Do you have information that you would like to share with other educators across the state? You are welcome to submit interesting global education programs that are going on in your schools, announcements about global education seminars, new resources that others might find interesting, etc. Please email Julie at with your "update-worthy" items!

Reader Mailbag

If you have comments about any of the information contained in the Global Update, send us an email! Perhaps your comments will appear here in this new section of the Global Update.

World View at UNC-Chapel Hill provides information, resources, and announcements for educational purposes only. It does not represent an endorsement of organizations or point of view by World View or The University of North Carolina at Chapel Hill.



World View’s 2011 Symposiums explore the ten years post September 11 and how this significant 21st century event has shaped global perspectives in geopolitics, East-West relations, and educational discourse. We also will look at the nature and causes of international conflict, human rights, peace resolutions, and more. These symposiums offer general sessions, concurrent sessions, and support for school and college-based teams in creating an Action Plan for globalizing schools and colleges. These programs are designed for administrators and teachers of all grade levels and disciplines, and provide current information and unique strategies for helping students learn about the world.

Location: The Friday Center at the University of North Carolina at Chapel Hill.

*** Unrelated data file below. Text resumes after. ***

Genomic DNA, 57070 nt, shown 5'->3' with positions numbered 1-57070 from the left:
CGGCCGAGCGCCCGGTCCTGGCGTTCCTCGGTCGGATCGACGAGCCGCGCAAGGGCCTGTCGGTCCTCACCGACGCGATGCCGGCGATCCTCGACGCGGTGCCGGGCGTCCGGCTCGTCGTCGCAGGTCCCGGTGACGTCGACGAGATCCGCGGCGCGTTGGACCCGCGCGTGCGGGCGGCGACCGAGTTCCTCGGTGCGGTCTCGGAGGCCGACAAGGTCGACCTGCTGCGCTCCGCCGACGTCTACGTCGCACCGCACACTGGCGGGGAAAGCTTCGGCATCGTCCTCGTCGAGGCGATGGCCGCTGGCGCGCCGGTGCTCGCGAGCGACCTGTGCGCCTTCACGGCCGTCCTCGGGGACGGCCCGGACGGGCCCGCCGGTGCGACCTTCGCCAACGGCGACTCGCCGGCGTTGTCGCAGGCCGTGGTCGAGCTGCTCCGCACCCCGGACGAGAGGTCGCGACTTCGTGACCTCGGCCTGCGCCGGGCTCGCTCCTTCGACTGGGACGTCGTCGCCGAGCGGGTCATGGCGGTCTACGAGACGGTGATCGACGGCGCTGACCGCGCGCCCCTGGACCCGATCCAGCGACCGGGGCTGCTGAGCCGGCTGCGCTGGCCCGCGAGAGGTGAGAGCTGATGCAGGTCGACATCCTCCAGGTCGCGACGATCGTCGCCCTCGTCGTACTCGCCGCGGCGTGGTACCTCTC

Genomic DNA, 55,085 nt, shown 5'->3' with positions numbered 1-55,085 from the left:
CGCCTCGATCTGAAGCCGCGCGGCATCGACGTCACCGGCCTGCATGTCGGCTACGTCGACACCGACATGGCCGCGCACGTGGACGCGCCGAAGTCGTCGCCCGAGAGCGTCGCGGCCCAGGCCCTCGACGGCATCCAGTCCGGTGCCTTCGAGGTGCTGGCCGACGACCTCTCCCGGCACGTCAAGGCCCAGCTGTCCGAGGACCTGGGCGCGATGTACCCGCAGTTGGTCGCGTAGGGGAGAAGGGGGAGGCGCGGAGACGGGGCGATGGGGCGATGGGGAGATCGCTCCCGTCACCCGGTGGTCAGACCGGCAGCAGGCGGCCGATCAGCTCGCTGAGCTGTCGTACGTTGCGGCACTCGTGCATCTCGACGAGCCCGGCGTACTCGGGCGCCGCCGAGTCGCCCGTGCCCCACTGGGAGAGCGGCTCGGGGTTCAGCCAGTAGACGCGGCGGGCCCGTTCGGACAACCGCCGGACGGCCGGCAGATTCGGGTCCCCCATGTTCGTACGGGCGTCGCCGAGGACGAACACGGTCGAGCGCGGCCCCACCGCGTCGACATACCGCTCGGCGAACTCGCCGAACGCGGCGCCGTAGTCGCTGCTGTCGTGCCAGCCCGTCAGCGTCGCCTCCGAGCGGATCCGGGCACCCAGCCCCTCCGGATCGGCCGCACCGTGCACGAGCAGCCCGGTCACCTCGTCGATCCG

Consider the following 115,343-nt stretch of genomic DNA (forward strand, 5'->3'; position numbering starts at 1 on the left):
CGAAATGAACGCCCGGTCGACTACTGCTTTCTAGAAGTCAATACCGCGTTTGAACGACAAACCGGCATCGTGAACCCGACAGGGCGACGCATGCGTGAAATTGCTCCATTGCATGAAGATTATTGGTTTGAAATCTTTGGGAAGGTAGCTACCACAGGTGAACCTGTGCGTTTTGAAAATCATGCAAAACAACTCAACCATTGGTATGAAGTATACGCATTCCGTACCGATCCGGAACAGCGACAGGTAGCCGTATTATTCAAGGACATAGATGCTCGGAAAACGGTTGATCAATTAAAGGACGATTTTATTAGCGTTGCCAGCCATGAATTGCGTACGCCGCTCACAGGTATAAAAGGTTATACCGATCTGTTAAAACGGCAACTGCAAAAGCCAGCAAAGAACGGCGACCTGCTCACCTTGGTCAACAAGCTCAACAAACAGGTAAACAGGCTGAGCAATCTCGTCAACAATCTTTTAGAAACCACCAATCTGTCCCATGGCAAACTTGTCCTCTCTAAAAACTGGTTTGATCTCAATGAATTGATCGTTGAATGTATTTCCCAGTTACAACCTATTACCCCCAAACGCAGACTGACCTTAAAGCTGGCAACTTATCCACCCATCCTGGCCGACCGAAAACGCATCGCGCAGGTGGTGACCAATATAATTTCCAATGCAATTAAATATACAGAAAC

Cost ( North Carolina Educators): Registration is $175 per person. A team of 4 is $600 (save $100). A team is comprised of 4 or more individuals organized from the same school, district, college. Only $150 for each additional team member.
Cost (Out-of-State Educators): Registration is $275 per person.

For more information, please call the World View office at 919/962-9264 or visit

To register go to:

Foreign Currency Kits Available

Borrow Money from World View today!


The Foreign Currency Kit contains currency, both bills and coins, from over 35 countries and may be borrowed by educators in North Carolina. It is designed for K-12 educators as a learning tool, using tangible items to teach about people and places, as well as a means for integrating global content across multiple subject areas. Interested higher education educators may also borrow the Kit.

How can I borrow a Kit?
Any North Carolina educator may borrow an available Kit for up to three weeks. To borrow a Kit, please download and read the lending policies and complete a "Lending Agreement".

What's in the Box?
Money!  In each Currency Kit there are coins and bills from over 35 countries or territories. The Foreign Currency Kit also contains useful reference books, a map, an inventory of coins and bills included and their country or territory of origin, as well as suggested educator activities.



first Congratulations to
World View's
Magnet School Partners!

Farmington Woods International Baccalaureate Primary Years Programme was named the top magnet elementary school in the nation this week by the Magnet Schools of America. The award includes a $2,500 prize for the school. Farmington Woods was selected out of 227 magnet schools from throughout the country. It was one of 15 Wake County magnet schools recognized in a variety of categories.

Other World View magnet partners in Wake receiving awards include:

- Joyner Center for Spanish Language/IB Magnet
- Garner IB Magnet High
- East Garner IB Magnet Middle

The full press release can be found here.

Congratulations also to World View partner Johnson Street Global Elementary in Guilford County for being awarded a School of Distinction from the Magnet Schools of America.